A recession used to be defined as two consecutive quarters of negative Gross Domestic Production (GDP) growth, as measured by the Bureau of Economic Analysis (BEA).
While that hard and fast rule seems like a clear-cut way to define a recession, the National Bureau of Economic Research (NBER) is the governmental organization that actually decides whether or not we are in a recession. The NBER makes that call when it sees a “significant decline in economic activity that is spread across the economy and that lasts more than a few months.”
To make that determination the NBER looks at a number of different variables that include income, employment, personal consumption, and industrial production. The challenge with using a model to determine economic activity, as opposed to a hard and fast rule, is that models are highly subjective to the way they are designed and how the variables are weighed.
Below are additional indicators used by the NBER to measure economic activity.
The stock market: Besides energy, every sector of the S&P 500 is down from the beginning of the year, and the S&P 500 experienced its worst 6 month start to a year since 1970.
Consumer sentiment: Per the University of Michigan, consumer sentiment fell to its lowest point since recording data in 1952, as nearly 50% of respondents stated inflation is eroding their standard of living.
The bond market: Possibly one of the most talked about recession signs is the yield curve. The yield curve charts the interest rates on various bonds issued by the U.S. government. Typically, bond investors expect to be paid higher rates when locking up their money for longer terms. However, an inversion occurs when short-term rates are higher than long-term rates. It should be noted that nearly every recession in the United States has been preceded by a yield curve inversion, and the yield curve has been slightly inverted since early July.
While we can all agree that the economy is slowing (because it’s in the data!), there is one variable in the economy that is still holding up. And that variable is employment.
According to Bureau of Labor Statistics (BLS), U.S. employers added 372,000 jobs in June. (source: https://www.bls.gov/news.release/pdf/empsit.pdf) and today’s employment levels are near the pre-pandemic levels we saw in February of 2020.
So the stock market is struggling and economic activity is decelerating, but the job market remains healthy. Unemployment is near 3.6%.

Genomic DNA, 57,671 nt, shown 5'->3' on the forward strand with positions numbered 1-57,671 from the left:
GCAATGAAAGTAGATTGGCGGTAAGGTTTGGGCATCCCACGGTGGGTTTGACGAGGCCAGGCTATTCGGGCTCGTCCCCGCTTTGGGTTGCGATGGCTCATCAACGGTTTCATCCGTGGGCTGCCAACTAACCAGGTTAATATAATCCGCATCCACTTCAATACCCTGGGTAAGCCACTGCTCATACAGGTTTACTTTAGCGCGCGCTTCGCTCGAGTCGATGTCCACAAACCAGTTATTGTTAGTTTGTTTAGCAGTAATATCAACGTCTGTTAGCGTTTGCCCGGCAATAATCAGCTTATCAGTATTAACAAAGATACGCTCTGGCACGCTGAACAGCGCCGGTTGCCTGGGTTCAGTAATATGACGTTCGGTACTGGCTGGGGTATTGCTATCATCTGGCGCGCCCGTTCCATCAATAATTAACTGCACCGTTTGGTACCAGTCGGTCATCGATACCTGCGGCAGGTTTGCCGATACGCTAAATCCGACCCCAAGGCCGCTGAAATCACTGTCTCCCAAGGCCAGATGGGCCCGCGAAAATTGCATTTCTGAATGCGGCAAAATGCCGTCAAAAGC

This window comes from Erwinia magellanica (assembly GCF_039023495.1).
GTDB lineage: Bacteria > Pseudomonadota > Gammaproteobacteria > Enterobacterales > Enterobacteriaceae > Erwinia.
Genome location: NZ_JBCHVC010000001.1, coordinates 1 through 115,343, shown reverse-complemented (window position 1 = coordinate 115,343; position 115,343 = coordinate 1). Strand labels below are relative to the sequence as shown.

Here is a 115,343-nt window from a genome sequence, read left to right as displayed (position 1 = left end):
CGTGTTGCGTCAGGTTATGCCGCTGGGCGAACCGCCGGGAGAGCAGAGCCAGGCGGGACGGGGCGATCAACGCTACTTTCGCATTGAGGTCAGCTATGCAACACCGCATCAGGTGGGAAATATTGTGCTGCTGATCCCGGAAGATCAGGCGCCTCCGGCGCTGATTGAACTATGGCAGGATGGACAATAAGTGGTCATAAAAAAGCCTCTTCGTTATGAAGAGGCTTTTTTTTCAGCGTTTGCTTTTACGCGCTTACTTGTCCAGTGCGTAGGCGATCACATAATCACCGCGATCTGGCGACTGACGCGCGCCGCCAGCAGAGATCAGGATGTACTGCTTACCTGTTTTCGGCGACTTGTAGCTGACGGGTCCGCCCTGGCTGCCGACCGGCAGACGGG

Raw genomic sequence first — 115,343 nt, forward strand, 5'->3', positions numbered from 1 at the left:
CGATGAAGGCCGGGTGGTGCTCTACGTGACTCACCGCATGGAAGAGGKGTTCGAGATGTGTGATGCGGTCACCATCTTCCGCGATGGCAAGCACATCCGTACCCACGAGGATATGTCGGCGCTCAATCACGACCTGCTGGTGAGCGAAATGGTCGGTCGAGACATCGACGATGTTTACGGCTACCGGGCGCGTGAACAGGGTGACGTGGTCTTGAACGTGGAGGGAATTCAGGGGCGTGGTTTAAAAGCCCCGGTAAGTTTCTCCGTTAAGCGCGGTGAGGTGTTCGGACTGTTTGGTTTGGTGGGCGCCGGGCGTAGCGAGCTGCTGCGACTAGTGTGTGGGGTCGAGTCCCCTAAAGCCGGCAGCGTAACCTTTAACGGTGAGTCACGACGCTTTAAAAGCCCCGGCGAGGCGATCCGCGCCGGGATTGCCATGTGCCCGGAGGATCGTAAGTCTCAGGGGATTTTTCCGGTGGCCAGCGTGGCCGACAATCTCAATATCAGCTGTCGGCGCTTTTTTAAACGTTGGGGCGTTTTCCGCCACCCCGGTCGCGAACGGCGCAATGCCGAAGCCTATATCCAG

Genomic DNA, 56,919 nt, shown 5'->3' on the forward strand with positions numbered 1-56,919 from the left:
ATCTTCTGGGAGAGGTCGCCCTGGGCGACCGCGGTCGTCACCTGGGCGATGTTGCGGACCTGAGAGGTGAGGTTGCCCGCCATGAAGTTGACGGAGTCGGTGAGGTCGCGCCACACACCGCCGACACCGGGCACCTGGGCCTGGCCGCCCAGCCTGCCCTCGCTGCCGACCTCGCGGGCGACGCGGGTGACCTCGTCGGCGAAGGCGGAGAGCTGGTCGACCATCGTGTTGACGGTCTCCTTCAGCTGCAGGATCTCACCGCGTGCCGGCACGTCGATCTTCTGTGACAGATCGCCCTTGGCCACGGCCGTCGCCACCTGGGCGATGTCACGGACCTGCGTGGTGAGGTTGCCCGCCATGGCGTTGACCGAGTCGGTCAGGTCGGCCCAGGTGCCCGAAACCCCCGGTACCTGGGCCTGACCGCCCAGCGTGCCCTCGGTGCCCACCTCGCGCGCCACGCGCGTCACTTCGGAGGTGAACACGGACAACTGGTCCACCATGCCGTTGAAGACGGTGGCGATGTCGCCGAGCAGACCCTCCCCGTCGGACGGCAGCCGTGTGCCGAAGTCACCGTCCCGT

“If the economy is in a recession, employers have not seemed to notice,“ Wells Fargo economists wrote last month. That’s because the demand for labor remains high while the supply of labor remains limited.
According to Deutsche Bank’s analysis of recessions since 1939, the first month of a recession on average sees a decline in jobs. And that is not happening today.
And what about the Fed?
Until the Fed sees clear evidence that inflation is coming down, we should expect the Fed to continue to tap the brakes on the economy by tightening monetary policy (raising interest rates, cutting the money supply, etc).
The longer the Fed continues to try to bring down inflation, the more likely we are to see people lose jobs and families reign in spending.
So are we in a recession?
According to the National Bureau of Economic Research? No.
According to the old hard and fast rule? Yes.
According to Ronald Reagan? It depends! "Recession is when your neighbor loses his job. Depression is when you lose yours. And recovery is when Jimmy Carter loses his." ― Ronald Reagan
The better solution to asking "are we in a recession?" is making sure that you have a 10/10 confidence level that your financial goals and objectives will be met, no matter what state the economy is.
To find out how to work with us to achieve that standard of living, schedule a meeting with us today.
This article is a general communication being provided for informational and educational purposes only and is not meant to be taken as tax advice, investment advice or a recommendation for any specific investment product or strategy. The information contained herein does not take your financial situation, investment objective or risk tolerance into consideration. Readers, including professionals, should under no circumstances rely upon this information as a substitute for their own research or for obtaining specific legal, accounting or tax advice from their own counsel. Any examples are hypothetical and for illustration purposes only. All investments involve risk and can lose value, the market value and income from investments may fluctuate in amounts greater than the market. All information discussed herein is current only as of the date of publication and is subject to change at any time without notice. Forecasts may not be realized due to a multitude of factors, including but not limited to, changes in economic conditions, corporate profitability, geopolitical conditions, inflation or US tax policy. This material has been obtained from sources believed to be reliable, but its accuracy, completeness and interpretation cannot be guaranteed.
LEGAL, INVESTMENT AND TAX NOTICE. This information is not intended to be and should not be treated as legal, investment, accounting or tax advice.
PAST PERFORMANCE IS NO GUARANTEE OF FUTURE RESULTS.